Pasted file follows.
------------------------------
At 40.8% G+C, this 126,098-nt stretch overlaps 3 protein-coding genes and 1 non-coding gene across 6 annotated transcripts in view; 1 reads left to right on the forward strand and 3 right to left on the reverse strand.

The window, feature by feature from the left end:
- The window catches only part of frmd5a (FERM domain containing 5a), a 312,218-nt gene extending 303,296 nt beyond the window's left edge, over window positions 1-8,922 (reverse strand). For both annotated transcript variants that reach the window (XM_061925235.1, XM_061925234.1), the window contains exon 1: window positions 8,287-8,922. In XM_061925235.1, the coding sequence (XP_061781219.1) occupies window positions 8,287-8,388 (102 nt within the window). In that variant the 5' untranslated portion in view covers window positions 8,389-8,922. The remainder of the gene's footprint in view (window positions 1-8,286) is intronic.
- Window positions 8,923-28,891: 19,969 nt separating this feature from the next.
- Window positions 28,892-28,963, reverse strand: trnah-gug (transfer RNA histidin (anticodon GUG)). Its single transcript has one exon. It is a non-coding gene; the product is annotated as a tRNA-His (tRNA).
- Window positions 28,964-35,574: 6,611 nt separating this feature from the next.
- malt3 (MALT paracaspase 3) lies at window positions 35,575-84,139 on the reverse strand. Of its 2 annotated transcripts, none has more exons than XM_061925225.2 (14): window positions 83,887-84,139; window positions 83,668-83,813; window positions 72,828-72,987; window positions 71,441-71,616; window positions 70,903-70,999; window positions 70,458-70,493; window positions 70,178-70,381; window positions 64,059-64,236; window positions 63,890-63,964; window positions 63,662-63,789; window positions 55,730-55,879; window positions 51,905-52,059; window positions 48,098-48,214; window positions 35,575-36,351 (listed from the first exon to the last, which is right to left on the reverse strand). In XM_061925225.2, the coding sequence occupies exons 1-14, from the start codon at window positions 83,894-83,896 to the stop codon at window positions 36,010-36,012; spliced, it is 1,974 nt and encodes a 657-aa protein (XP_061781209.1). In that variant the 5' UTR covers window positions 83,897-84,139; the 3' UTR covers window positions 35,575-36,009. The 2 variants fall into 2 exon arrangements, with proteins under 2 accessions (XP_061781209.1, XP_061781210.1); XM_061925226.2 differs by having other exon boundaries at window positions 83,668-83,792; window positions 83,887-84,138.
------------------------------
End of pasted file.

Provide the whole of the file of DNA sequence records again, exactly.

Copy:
At 40.8% G+C, this 126,098-nt stretch overlaps 3 protein-coding genes and 1 non-coding gene across 6 annotated transcripts in view; 1 reads left to right on the forward strand and 3 right to left on the reverse strand.

The window, feature by feature from the left end:
- The window catches only part of frmd5a (FERM domain containing 5a), a 312,218-nt gene extending 303,296 nt beyond the window's left edge, over window positions 1-8,922 (reverse strand). For both annotated transcript variants that reach the window (XM_061925235.1, XM_061925234.1), the window contains exon 1: window positions 8,287-8,922. In XM_061925235.1, the coding sequence (XP_061781219.1) occupies window positions 8,287-8,388 (102 nt within the window). In that variant the 5' untranslated portion in view covers window positions 8,389-8,922. The remainder of the gene's footprint in view (window positions 1-8,286) is intronic.
- Window positions 8,923-28,891: 19,969 nt separating this feature from the next.
- Window positions 28,892-28,963, reverse strand: trnah-gug (transfer RNA histidin (anticodon GUG)). Its single transcript has one exon. It is a non-coding gene; the product is annotated as a tRNA-His (tRNA).
- Window positions 28,964-35,574: 6,611 nt separating this feature from the next.
- malt3 (MALT paracaspase 3) lies at window positions 35,575-84,139 on the reverse strand. Of its 2 annotated transcripts, none has more exons than XM_061925225.2 (14): window positions 83,887-84,139; window positions 83,668-83,813; window positions 72,828-72,987; window positions 71,441-71,616; window positions 70,903-70,999; window positions 70,458-70,493; window positions 70,178-70,381; window positions 64,059-64,236; window positions 63,890-63,964; window positions 63,662-63,789; window positions 55,730-55,879; window positions 51,905-52,059; window positions 48,098-48,214; window positions 35,575-36,351 (listed from the first exon to the last, which is right to left on the reverse strand). In XM_061925225.2, the coding sequence occupies exons 1-14, from the start codon at window positions 83,894-83,896 to the stop codon at window positions 36,010-36,012; spliced, it is 1,974 nt and encodes a 657-aa protein (XP_061781209.1). In that variant the 5' UTR covers window positions 83,897-84,139; the 3' UTR covers window positions 35,575-36,009. The 2 variants fall into 2 exon arrangements, with proteins under 2 accessions (XP_061781209.1, XP_061781210.1); XM_061925226.2 differs by having other exon boundaries at window positions 83,668-83,792; window positions 83,887-84,138.